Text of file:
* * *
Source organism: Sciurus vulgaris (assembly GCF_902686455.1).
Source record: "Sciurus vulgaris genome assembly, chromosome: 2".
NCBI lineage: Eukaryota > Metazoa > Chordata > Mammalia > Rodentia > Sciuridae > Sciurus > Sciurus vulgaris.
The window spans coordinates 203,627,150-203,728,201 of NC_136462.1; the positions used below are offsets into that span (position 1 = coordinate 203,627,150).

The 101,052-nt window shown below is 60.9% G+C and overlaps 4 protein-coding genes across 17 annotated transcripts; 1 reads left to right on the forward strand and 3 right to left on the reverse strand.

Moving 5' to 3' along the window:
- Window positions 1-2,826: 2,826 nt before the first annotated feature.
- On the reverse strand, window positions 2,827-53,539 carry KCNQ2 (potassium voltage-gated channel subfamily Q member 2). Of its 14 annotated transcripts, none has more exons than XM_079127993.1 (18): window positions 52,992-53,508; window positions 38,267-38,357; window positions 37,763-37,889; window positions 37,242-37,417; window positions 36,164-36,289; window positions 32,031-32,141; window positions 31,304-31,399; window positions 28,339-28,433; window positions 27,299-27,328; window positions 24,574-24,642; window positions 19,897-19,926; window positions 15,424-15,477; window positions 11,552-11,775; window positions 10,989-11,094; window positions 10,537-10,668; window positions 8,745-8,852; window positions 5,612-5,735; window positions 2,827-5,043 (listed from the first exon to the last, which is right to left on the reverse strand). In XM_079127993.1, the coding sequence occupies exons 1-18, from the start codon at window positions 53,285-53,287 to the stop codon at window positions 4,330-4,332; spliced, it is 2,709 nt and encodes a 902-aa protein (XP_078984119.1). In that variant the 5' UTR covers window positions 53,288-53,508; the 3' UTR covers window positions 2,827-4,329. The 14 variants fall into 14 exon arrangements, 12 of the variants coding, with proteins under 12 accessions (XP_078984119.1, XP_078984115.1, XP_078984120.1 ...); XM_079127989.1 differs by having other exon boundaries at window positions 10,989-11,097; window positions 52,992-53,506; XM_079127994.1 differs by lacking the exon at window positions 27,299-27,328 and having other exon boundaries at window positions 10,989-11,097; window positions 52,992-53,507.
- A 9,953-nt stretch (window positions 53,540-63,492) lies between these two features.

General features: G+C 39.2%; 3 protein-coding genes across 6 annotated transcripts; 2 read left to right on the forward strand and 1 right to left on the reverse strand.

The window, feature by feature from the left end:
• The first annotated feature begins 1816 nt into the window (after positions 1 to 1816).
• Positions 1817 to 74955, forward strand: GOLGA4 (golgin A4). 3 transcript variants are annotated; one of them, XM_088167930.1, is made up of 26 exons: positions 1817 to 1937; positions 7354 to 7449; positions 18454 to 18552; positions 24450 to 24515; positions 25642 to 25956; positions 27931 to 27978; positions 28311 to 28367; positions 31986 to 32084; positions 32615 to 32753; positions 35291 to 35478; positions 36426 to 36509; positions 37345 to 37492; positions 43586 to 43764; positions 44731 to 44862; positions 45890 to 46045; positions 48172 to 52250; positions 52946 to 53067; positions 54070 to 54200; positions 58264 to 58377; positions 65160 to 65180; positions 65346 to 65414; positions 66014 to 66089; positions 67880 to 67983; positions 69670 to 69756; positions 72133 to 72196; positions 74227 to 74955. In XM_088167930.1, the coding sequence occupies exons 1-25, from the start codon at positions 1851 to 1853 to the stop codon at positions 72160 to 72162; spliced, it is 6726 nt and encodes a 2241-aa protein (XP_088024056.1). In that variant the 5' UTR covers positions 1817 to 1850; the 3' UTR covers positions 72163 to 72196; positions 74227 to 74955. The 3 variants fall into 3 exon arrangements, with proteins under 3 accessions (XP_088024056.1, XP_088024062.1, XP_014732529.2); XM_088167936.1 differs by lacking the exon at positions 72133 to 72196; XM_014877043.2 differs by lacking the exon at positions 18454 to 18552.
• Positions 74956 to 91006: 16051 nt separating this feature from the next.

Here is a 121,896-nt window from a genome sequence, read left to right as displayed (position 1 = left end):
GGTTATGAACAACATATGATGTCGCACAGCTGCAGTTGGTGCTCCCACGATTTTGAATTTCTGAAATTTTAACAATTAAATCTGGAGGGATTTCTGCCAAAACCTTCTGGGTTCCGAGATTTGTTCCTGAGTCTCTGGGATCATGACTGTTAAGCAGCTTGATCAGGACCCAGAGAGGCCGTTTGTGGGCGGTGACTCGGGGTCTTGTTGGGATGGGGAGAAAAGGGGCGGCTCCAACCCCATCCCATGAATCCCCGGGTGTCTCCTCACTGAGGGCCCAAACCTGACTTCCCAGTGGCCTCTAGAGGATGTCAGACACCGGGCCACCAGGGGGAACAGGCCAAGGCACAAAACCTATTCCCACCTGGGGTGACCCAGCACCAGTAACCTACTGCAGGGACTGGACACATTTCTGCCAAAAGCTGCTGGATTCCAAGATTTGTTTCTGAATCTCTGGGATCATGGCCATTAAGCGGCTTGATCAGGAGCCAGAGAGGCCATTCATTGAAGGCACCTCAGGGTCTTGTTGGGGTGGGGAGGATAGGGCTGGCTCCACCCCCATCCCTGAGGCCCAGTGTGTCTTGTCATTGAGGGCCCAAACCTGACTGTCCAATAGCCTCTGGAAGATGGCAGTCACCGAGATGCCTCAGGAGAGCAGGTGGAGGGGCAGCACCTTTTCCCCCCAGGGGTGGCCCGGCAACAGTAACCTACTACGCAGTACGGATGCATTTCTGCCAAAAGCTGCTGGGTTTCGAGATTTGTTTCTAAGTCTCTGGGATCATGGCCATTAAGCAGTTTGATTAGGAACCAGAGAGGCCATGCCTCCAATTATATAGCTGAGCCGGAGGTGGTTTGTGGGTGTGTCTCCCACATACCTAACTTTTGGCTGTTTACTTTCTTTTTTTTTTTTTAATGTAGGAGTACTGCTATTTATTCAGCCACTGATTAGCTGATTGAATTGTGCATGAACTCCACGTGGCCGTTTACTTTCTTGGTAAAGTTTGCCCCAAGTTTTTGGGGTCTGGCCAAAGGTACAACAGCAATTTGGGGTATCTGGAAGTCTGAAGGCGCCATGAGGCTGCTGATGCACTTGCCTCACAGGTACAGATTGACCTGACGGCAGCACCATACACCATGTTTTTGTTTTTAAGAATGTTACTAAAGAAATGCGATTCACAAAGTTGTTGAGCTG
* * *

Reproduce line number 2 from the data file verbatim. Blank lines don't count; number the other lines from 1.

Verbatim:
Source record: "Sciurus vulgaris genome assembly, chromosome: 2".